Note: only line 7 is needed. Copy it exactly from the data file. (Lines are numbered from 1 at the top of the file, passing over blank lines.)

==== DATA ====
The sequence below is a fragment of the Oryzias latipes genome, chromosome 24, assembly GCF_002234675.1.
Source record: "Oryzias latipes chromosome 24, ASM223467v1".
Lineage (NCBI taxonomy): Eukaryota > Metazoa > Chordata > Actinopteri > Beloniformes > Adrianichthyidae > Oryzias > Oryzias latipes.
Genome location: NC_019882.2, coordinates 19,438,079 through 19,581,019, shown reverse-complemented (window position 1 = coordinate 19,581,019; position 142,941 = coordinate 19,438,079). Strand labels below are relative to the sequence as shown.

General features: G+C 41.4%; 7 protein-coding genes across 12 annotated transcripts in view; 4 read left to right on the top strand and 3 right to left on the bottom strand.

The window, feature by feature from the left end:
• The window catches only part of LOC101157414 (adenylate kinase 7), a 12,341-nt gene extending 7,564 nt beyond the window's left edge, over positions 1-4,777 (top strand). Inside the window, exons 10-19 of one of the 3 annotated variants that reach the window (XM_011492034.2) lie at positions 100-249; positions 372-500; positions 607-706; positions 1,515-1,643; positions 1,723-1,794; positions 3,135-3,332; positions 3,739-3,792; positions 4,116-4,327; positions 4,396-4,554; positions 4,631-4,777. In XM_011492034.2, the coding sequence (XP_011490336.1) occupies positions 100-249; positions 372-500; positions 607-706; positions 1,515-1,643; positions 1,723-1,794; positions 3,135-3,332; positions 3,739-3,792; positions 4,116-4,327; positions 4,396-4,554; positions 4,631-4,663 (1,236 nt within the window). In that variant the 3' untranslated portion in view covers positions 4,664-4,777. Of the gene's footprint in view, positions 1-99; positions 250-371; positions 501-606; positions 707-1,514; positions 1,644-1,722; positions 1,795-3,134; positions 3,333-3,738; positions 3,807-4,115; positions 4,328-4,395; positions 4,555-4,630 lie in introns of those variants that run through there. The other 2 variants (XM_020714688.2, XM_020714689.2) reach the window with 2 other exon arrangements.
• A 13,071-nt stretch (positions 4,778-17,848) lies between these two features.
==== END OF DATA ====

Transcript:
• The window catches only part of LOC101157414 (adenylate kinase 7), a 12,341-nt gene extending 7,564 nt beyond the window's left edge, over positions 1-4,777 (top strand). Inside the window, exons 10-19 of one of the 3 annotated variants that reach the window (XM_011492034.2) lie at positions 100-249; positions 372-500; positions 607-706; positions 1,515-1,643; positions 1,723-1,794; positions 3,135-3,332; positions 3,739-3,792; positions 4,116-4,327; positions 4,396-4,554; positions 4,631-4,777. In XM_011492034.2, the coding sequence (XP_011490336.1) occupies positions 100-249; positions 372-500; positions 607-706; positions 1,515-1,643; positions 1,723-1,794; positions 3,135-3,332; positions 3,739-3,792; positions 4,116-4,327; positions 4,396-4,554; positions 4,631-4,663 (1,236 nt within the window). In that variant the 3' untranslated portion in view covers positions 4,664-4,777. Of the gene's footprint in view, positions 1-99; positions 250-371; positions 501-606; positions 707-1,514; positions 1,644-1,722; positions 1,795-3,134; positions 3,333-3,738; positions 3,807-4,115; positions 4,328-4,395; positions 4,555-4,630 lie in introns of those variants that run through there. The other 2 variants (XM_020714688.2, XM_020714689.2) reach the window with 2 other exon arrangements.